Using ideas from chemical reaction network theory, the candidate will analyse the long-time behavior of the developed models, according to the underlying reaction network topology and coagulation-fragmentation dynamics, and its consequence for cellular response.
Please contact Romain Yvinec (email@example.com) for more information and before applying.
Detailed annoucement and application procedure: https://recrutement.inria.fr/public/classic/en/offres/2022-05220
The @Mathematical and Theoretical Biology Group at BCAM is hiring promising researchers!!! 2 positions to be filled.
Please see information below:
- 1+ 1 years Postdoctoral Researcher on "Modeling spatial dynamics of disease spreading". Within the BMTF project, the research project will be focused on the development of spatio-temporal models variations on infectious diseases transmission and control and its impact on the Basque surveillance system; Modeling different social contact structures to understand disease spreading; Modeling the role of social behavioral changes, lock downs and other control measures affecting the dynamics of seasonal respiratory disease.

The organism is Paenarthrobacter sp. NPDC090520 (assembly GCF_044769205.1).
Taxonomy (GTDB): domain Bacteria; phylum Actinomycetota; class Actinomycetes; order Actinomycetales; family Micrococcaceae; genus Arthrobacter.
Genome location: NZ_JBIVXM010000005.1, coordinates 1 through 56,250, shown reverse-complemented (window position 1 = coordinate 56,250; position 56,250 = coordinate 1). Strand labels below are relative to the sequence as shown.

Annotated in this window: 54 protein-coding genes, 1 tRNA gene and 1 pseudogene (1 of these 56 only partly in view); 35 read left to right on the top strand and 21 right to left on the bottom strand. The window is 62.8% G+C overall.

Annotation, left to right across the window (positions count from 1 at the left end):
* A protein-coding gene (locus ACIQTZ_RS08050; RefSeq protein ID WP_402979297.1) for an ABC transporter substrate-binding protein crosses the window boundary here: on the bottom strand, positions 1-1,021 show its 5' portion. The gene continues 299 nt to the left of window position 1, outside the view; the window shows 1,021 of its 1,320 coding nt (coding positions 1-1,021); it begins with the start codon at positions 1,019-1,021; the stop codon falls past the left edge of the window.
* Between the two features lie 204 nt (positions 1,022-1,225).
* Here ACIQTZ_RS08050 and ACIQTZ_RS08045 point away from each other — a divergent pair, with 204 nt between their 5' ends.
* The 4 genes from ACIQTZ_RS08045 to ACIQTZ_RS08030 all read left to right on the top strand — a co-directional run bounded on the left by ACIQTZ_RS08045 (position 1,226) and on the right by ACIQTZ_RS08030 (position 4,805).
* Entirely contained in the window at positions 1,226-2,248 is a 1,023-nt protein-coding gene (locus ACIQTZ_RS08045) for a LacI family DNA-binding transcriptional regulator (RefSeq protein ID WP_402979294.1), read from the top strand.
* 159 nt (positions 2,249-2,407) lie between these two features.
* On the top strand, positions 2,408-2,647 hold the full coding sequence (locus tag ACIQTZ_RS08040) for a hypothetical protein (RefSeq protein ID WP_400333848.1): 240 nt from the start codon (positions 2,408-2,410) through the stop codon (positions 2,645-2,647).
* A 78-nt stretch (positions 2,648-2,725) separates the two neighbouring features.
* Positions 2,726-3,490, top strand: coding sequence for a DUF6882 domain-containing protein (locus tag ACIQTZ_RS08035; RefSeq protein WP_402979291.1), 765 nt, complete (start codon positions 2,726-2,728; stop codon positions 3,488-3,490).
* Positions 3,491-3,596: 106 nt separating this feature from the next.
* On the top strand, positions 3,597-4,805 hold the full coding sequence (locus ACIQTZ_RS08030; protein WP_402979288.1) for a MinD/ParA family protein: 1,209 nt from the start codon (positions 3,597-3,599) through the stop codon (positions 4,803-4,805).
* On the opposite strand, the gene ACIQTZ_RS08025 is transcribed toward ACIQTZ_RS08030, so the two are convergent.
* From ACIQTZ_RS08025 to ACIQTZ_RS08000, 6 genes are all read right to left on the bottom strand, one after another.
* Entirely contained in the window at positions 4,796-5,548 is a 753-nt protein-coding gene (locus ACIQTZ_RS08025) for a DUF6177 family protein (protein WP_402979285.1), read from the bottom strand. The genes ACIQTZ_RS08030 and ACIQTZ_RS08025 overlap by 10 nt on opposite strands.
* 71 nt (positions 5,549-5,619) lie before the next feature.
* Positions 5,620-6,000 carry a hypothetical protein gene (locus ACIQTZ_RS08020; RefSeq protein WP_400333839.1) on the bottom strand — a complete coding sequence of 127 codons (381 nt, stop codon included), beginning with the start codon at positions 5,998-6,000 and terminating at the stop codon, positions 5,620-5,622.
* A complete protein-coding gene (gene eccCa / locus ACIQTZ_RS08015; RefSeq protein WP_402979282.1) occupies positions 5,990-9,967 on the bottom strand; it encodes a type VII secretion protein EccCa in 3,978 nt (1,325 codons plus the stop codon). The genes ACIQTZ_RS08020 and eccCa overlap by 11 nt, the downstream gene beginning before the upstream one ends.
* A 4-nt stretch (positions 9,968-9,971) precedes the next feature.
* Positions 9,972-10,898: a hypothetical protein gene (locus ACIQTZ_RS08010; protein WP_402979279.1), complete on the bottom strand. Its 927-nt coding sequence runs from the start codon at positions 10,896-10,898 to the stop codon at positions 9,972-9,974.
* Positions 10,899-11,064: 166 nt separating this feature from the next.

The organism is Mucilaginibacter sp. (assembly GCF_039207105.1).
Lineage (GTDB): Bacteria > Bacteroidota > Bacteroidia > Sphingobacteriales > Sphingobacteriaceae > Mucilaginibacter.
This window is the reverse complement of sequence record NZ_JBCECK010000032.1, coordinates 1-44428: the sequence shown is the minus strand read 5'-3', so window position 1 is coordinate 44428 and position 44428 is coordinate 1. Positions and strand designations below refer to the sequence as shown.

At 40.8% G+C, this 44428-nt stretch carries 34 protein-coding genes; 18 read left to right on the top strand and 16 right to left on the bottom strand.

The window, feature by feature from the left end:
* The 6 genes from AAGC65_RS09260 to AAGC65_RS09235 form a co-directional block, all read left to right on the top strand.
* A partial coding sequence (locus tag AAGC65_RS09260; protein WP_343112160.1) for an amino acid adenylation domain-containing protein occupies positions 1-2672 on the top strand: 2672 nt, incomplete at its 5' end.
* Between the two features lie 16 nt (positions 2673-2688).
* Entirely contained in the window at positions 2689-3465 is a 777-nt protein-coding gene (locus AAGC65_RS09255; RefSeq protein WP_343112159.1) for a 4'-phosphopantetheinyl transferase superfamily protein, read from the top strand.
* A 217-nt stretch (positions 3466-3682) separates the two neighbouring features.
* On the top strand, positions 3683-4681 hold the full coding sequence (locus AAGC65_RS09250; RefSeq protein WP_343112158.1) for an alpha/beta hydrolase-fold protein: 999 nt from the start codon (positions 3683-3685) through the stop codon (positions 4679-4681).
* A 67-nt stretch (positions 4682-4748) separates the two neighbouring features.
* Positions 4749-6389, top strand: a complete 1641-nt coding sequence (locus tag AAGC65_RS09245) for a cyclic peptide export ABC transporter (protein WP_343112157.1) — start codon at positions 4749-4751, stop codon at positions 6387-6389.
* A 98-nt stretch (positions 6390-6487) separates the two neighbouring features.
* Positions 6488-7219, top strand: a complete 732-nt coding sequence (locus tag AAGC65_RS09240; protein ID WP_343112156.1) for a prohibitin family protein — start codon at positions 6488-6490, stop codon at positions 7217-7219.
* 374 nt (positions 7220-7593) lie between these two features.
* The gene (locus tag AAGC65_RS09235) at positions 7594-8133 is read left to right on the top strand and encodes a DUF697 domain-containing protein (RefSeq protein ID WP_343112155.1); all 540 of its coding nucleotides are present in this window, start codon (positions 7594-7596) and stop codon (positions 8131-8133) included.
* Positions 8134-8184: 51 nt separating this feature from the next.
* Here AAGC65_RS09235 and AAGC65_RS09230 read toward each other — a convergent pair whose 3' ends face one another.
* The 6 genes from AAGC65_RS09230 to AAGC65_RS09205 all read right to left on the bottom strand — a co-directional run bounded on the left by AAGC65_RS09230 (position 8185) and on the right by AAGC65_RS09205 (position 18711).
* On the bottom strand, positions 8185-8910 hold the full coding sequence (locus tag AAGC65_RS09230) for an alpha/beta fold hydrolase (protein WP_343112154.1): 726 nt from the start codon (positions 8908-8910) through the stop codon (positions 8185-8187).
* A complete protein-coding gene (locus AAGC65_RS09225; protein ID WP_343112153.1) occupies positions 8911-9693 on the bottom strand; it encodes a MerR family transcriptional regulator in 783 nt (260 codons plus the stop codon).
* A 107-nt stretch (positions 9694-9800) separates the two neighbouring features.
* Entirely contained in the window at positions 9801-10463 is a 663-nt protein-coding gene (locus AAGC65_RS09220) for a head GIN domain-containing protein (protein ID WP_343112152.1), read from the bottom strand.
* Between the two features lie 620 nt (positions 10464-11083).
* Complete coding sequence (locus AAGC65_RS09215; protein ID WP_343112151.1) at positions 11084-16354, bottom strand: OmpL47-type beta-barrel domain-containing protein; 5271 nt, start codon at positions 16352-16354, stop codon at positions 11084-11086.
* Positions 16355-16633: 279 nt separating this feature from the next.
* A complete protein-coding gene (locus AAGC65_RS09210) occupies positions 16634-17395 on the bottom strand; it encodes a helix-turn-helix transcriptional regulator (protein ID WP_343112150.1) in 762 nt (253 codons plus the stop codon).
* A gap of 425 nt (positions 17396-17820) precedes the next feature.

Applicants must have a relevant curriculum in the scientific area of biomathematics applied to infectious disease, stochastic processes and network theory. We look for applicants with PhD degree in applied mathematics, mathematical biology, physics or related disciplines on quantitative life sciences field.
Deadline: September 15th 2022, 14:00 CET (UTC+1) .